What is the Overall Position (OP)?

Completion of the QCE does not automatically qualify students for tertiary entrance. An Overall Position (OP) or selection rank must also be obtained.

An OP calculates a students’ ranking within the state based on their achievement in Authority subjects. There are 25 OP bands (with 1 being the highest and 25 being the lowest), which are used by higher education institutions to compare students in Queensland for the basis of tertiary entrance. To be eligible for an OP, students must sit the QCS Test and have studied 20 semester units of Authority subjects, including at least three subjects for four semesters each. The distribution of students across OP bands is as follows:

  • Band 1 — about 2 per cent of students
  • Bands 2 to 6 — about 21 per cent of students
  • Bands 7 to 21 — about 73 per cent of students
  • Bands 22 to 25 — about 4 per cent of students

OPs are calculated using each student’s best five Authority subjects. The scores in each study are ‘scaled’ against students within that school and then scaled again to compare students between schools, reflecting each student’s comparative performance against all other candidates across the state. OP-eligible students also receive an ATAR, which is the national standard used in other states throughout Australia.

Field Positions (FPs) are five additional rankings that bolster the OP. Institutions use these to differentiate students within each OP band, providing a greater insight into their performance in a particular field of the curriculum. Students may receive up to five FPs in the following skill areas (depending on the subjects they completed):

  • Field A — extended written expression involving complex analysis and synthesis of ideas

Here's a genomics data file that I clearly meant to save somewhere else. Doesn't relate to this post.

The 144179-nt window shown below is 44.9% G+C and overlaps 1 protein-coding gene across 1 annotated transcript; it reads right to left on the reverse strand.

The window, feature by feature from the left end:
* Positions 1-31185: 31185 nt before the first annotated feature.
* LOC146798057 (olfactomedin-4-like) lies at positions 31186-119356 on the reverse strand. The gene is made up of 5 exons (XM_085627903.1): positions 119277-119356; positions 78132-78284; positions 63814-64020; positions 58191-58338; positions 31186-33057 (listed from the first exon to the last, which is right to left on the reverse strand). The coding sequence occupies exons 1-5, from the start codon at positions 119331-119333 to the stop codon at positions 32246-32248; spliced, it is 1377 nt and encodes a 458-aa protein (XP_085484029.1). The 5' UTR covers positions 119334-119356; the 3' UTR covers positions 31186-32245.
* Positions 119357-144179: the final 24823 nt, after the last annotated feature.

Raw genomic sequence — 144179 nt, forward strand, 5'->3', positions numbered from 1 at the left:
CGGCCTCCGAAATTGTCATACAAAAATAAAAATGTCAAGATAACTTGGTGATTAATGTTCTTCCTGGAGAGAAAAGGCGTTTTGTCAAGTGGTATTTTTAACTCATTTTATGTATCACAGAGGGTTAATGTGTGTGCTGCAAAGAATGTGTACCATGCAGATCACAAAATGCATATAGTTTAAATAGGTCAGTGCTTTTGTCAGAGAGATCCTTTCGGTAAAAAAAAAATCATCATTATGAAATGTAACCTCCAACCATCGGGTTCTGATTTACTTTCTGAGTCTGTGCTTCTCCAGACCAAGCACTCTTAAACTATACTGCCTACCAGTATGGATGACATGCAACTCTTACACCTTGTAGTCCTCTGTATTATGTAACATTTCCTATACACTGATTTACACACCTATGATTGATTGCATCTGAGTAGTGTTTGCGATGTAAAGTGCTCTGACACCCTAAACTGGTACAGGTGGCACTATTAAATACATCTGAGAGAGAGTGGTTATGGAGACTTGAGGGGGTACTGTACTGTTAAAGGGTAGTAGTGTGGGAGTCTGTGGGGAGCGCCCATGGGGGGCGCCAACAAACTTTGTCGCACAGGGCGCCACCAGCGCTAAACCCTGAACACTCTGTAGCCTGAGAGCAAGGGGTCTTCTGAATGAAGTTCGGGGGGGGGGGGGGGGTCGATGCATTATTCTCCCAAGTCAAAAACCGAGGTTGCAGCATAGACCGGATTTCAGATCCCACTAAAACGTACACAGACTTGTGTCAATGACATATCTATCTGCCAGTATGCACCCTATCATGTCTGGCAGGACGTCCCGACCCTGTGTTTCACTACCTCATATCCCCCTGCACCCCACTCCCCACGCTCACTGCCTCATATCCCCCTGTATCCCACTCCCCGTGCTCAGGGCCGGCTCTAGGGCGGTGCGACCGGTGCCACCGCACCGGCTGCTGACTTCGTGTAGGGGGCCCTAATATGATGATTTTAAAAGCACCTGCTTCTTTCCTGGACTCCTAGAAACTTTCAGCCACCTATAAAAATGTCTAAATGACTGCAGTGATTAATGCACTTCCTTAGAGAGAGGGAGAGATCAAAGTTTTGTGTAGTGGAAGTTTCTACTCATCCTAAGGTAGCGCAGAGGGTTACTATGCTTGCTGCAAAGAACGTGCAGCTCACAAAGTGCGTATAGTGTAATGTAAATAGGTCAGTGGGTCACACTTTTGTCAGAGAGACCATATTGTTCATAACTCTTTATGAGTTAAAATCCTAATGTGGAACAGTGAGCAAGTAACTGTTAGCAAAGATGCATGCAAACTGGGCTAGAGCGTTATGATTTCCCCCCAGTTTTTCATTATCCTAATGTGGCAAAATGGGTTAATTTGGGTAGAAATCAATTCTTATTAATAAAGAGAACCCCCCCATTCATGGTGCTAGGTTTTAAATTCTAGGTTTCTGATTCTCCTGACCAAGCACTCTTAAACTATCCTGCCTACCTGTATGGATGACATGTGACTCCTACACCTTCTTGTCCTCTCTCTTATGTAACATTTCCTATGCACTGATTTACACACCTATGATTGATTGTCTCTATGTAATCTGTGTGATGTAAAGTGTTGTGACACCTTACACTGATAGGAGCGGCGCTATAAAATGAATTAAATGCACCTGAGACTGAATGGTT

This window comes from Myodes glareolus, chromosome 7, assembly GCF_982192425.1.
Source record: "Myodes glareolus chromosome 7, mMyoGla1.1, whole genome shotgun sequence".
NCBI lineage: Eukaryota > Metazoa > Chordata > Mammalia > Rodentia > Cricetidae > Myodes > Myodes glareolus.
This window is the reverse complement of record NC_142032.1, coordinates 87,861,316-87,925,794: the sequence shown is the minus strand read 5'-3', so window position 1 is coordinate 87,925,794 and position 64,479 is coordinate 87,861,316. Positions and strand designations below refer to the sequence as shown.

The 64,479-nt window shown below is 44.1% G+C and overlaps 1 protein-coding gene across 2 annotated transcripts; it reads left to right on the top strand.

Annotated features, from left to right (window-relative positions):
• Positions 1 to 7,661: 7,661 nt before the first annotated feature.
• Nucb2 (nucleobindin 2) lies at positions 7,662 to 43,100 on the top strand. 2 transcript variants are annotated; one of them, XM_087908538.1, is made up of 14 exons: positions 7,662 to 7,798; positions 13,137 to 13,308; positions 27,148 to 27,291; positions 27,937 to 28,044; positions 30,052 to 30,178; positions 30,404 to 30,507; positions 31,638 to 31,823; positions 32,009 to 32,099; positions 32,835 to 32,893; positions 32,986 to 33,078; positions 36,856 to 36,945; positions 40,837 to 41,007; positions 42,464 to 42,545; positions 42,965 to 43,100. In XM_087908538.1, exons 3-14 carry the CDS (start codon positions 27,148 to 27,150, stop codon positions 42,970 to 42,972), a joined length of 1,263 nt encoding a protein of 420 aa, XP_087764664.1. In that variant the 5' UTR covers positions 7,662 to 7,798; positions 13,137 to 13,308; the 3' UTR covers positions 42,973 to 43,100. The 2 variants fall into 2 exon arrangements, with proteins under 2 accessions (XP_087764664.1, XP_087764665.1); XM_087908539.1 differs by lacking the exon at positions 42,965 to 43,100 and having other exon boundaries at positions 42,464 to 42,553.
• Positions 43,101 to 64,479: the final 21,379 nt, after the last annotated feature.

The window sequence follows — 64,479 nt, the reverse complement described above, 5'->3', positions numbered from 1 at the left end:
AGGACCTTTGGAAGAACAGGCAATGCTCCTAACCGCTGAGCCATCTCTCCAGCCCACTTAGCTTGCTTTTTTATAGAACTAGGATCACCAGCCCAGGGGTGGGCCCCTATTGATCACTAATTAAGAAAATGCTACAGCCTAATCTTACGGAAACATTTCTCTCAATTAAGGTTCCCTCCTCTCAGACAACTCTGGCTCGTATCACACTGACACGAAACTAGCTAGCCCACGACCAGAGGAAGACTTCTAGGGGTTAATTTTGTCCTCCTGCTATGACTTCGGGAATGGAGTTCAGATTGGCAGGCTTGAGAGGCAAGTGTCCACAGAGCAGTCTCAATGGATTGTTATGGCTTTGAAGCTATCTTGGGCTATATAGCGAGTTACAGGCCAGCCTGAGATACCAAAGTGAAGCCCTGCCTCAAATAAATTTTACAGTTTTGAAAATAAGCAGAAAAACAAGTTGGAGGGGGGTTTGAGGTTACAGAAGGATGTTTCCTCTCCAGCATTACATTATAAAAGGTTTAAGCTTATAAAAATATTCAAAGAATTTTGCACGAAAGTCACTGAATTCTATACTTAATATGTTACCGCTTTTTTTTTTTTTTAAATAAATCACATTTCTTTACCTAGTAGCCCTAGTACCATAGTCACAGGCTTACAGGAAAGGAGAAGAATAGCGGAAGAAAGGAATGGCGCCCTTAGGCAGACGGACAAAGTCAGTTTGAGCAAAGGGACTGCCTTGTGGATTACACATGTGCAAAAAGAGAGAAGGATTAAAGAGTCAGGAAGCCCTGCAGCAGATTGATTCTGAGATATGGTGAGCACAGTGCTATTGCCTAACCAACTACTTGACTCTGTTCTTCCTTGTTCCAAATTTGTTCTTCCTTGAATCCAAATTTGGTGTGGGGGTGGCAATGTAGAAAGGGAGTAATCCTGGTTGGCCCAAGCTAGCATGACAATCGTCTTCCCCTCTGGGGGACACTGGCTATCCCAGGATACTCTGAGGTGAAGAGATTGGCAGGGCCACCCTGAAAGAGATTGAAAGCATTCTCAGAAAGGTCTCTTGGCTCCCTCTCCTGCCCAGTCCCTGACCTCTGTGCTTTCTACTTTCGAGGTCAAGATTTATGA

• Field B — short written communication involving reading, comprehension and expression in English or a foreign language
  • Field C — basic numeracy involving simple calculations and graphical and tabular interpretation
  • Field D — solving complex problems involving mathematical symbols and abstractions
  • Field E — substantial practical performance involving physical or creative arts or expressive skills.

FPs are reported in ten bands, with 1 being the highest and ten being the lowest.

Queensland Core Skills Test

The Queensland Core Skills (QCS) Test, based on the senior curriculum, examines students’ general knowledge, vocabulary and knowledge of mathematical operations. Information collected through the QCS Test is used in the calculation of Overall Positions (OPs) and Field positions (FPs), which rank students for tertiary entrance, alongside other forms of assessment. Year 12 students eligible for an OP must take the test over two consecutive days in September, while ineligible students may choose to take it. The test consists of a 600-word writing test, a short-response paper and two multiple-choice papers, with Year 10 learning from the senior curriculum forming the expected standard of knowledge.

Further information

Parents and students can find further information about tertiary study on the Good Universities Guide website. The Good Universities Guide provides course and institution searches, institution ratings and helpful editorial for prospective tertiary students.